'Sean Saves the World': Thoughts on Sean Hayes' return to NBC
Sean Hayes has many talents: He sings, he dances, he inspires me to buy Will and Grace box sets. But as last night proved, his trademark frantic energy isn’t exactly enough to carry a workplace/family sitcom.
Sean Saves the World strives to be both funny and relatable. In practice, it’s both of these things at varying — but rarely intersecting — times. The first scene opens with Sean, a grown man, sticking a metal knife deep, deep into the depths of a broken toaster. Luckily, he’s just acquired his daughter, Ellie (Samantha Isler) as a new roommate; perhaps she can teach him about electrical currents.
Over breakfast, Sean establishes that it’s time he and Ellie get to bonding, because that’s a thing 9th graders are into doing with their parents. Ellie responds by reasonably asking how Sean — a gay man — and her mother — a straight woman — conceived her in the first place. Sean does not think it is so reasonable. He reacts by flailing at every metal object in his kitchen. Flailing is key to cueing this show’s laugh track.
Sean comes around and explains his sexual orientation’s trajectory: “Gay. Tried not to be. Was. Was again. Was one more time because it was not unpleasant. Am.” Sean Hayes proves his worth with lines like these. It’s just too bad that before this family comedy transitions into a workplace comedy, Sean spends so much time proclaiming himself to be a parent — as parents are wont to do, lest we forget that they are parents.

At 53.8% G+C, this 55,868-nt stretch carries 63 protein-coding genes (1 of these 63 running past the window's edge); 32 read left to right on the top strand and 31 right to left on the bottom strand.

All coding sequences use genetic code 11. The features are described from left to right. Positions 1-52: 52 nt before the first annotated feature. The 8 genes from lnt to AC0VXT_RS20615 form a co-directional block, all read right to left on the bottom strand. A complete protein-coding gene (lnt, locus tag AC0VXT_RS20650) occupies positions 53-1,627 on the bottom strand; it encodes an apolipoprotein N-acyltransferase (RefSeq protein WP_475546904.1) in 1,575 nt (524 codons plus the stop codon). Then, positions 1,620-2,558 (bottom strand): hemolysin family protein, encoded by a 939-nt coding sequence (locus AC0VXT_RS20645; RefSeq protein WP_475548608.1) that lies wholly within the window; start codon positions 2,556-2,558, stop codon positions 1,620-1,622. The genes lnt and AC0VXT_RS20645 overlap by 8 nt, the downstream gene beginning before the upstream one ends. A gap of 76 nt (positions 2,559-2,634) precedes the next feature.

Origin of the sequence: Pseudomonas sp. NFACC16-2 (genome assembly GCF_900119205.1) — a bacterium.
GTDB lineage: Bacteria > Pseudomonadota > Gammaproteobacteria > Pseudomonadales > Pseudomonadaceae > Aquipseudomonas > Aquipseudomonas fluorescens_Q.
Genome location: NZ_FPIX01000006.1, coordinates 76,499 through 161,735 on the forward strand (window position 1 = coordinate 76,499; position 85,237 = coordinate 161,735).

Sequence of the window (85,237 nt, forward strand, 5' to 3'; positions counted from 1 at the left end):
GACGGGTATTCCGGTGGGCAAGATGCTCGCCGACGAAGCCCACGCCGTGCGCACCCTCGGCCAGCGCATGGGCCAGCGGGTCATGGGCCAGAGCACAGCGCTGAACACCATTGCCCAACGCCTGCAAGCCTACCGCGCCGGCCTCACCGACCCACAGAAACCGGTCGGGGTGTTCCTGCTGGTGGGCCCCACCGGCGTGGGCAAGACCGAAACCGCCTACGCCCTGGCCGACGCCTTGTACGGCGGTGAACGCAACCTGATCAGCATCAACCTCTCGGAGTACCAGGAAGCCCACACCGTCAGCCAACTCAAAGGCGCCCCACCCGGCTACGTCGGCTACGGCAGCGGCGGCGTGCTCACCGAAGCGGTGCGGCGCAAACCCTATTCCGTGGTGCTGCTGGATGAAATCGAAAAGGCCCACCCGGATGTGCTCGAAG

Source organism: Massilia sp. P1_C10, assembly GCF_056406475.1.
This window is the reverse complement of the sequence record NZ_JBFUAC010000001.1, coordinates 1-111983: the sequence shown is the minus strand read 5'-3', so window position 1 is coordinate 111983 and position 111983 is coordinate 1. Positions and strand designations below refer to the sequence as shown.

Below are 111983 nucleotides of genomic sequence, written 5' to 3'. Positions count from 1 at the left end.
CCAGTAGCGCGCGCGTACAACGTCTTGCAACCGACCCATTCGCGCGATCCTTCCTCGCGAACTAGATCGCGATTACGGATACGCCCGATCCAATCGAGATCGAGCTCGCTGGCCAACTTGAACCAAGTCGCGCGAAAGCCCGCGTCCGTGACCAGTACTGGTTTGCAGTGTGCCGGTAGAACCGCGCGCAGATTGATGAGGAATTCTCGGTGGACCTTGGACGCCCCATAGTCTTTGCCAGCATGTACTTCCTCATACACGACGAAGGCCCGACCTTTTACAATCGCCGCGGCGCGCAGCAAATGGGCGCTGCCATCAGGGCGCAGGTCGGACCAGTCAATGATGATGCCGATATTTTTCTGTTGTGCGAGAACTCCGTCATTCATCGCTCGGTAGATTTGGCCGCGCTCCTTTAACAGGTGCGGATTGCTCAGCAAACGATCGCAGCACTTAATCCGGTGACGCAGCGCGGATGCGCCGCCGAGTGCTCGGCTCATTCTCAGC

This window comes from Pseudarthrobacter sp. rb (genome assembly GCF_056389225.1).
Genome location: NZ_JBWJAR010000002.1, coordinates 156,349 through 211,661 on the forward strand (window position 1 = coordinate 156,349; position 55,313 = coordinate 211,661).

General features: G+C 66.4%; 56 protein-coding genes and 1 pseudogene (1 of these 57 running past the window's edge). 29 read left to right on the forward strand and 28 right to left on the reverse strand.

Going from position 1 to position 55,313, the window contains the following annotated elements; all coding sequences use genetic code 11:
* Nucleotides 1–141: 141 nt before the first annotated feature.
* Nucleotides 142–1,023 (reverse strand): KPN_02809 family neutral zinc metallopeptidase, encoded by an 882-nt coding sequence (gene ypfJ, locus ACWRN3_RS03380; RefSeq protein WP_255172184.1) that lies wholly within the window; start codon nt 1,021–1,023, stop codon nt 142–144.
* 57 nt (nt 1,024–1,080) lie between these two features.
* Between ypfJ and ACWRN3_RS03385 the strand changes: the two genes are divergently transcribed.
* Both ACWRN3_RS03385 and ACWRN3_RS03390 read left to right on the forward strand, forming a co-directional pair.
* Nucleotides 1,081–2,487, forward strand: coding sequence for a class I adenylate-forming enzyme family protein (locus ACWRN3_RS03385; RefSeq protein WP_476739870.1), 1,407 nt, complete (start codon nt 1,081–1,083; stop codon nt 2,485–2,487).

The workplace section introduces Megan Hilty and Echo Kellum as Sean’s co-workers and Thomas Lennon as their mean new boss, to whom everyone keeps accidentally saying “I love you.” (If you’ve never accidentally done this on the phone while speaking to, say, the pizza man who will be arriving at your house in 30-40 minutes, consider yourself lucky.) Thomas Lennon is hilarious in most anything he does, and here, he’s really bringing his A-game — his voice is so deep and semi-British! His mustache is so prominent! But funny actors — and Hayes, Kellum (also great on Ben and Kate) and Lennon truly are — alone can’t make a funny sitcom.
I did like that the pilot treated its hook (gay dad) as nothing more than what it is: normal. In general, though, this show is just a little too normal. It’s a blank canvas that elicited more laughs from me than expected, but also left me thinking exactly one thing: “Why on earth is this show called Sean Saves the World?” With sharper writing, Hayes’s latest could possibly crank out a season or two. But it might be best to just free up these actors for more interesting projects.
Sean Saves the World airs Thursdays at 9:00 p.m. ET on NBC